Shostakovich Piano and Drumline
This might be the most stressful thing to listen to. Shostakovich’s String Quartet No. 8 but played on the piano, and now with a drumline. It’s not those facts that make it stressful. It was stressful before I added the drumline. This particular section of the original quartet feels like a hunt or a battle that ends dramatically. To me, this is more satisfying than something like Pines of Rome which builds and builds tension but never has a satisfying ending. Pines of Rome seems to run out of energy instead of a giant explosion to fully let go of the pent-up energy that builds for such a long time. That problem of final gratification from what’s been created over several minutes doesn’t exist, for me, for Quartet No. 8.
The two challenges that made this take forever were the tempo and not letting the drumline become a drumset – just keeping time for the duration of the piano’s tension. THEN it was a matter of changing the timbre, at a minimum, even if the piano revisits a theme. I use them, but as a player, I never enjoy seeing repeat symbols. Surely there’s something better we can do than just play the same thing?! I think there is a nice balance between the drumline supporting what’s happening and then it is the main focus or the cause for what’s happening. Of course, if this were ever played live the last concern is that the percussion section would fade into the back of the orchestra.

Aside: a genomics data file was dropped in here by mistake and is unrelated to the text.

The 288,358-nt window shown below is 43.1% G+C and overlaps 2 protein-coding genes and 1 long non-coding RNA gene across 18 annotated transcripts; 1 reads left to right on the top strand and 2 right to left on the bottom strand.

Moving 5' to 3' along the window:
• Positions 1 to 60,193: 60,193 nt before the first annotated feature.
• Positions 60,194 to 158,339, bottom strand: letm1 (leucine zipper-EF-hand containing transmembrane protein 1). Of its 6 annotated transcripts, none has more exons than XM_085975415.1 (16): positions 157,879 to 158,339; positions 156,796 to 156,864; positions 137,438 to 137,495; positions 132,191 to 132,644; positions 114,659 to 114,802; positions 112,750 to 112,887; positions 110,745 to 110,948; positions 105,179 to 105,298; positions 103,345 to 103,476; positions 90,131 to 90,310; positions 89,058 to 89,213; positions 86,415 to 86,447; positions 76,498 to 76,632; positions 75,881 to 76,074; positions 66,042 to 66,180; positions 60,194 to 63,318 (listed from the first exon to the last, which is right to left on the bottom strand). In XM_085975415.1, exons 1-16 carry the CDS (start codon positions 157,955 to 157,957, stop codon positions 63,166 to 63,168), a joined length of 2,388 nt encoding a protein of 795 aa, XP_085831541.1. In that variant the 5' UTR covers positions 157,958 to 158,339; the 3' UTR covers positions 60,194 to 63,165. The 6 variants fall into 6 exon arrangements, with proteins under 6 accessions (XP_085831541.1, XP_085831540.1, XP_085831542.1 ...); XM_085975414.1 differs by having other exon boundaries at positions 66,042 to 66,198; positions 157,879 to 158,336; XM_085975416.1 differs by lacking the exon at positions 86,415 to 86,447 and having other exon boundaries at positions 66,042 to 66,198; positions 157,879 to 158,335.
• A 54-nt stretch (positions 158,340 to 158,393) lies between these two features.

Sheet Music — Shostakovich String Quartet No. 8, Movent II — Full Score and Parts for Piano and Drumline